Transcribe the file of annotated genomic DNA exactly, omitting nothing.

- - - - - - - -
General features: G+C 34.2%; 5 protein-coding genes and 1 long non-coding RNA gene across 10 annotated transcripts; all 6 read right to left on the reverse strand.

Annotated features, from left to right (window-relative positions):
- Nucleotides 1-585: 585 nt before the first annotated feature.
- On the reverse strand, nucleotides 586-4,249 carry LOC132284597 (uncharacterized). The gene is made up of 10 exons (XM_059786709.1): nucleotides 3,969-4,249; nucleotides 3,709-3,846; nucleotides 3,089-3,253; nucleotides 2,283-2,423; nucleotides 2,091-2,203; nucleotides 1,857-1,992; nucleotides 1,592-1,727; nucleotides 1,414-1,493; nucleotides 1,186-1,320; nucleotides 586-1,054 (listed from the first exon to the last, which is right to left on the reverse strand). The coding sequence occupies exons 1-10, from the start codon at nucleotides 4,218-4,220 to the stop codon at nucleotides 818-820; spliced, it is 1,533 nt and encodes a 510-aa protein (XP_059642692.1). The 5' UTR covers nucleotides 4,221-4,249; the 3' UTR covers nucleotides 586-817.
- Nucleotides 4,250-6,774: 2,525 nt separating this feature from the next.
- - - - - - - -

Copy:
General features: G+C 34.2%; 5 protein-coding genes and 1 long non-coding RNA gene across 10 annotated transcripts; all 6 read right to left on the reverse strand.

Annotated features, from left to right (window-relative positions):
- Nucleotides 1-585: 585 nt before the first annotated feature.
- On the reverse strand, nucleotides 586-4,249 carry LOC132284597 (uncharacterized). The gene is made up of 10 exons (XM_059786709.1): nucleotides 3,969-4,249; nucleotides 3,709-3,846; nucleotides 3,089-3,253; nucleotides 2,283-2,423; nucleotides 2,091-2,203; nucleotides 1,857-1,992; nucleotides 1,592-1,727; nucleotides 1,414-1,493; nucleotides 1,186-1,320; nucleotides 586-1,054 (listed from the first exon to the last, which is right to left on the reverse strand). The coding sequence occupies exons 1-10, from the start codon at nucleotides 4,218-4,220 to the stop codon at nucleotides 818-820; spliced, it is 1,533 nt and encodes a 510-aa protein (XP_059642692.1). The 5' UTR covers nucleotides 4,221-4,249; the 3' UTR covers nucleotides 586-817.
- Nucleotides 4,250-6,774: 2,525 nt separating this feature from the next.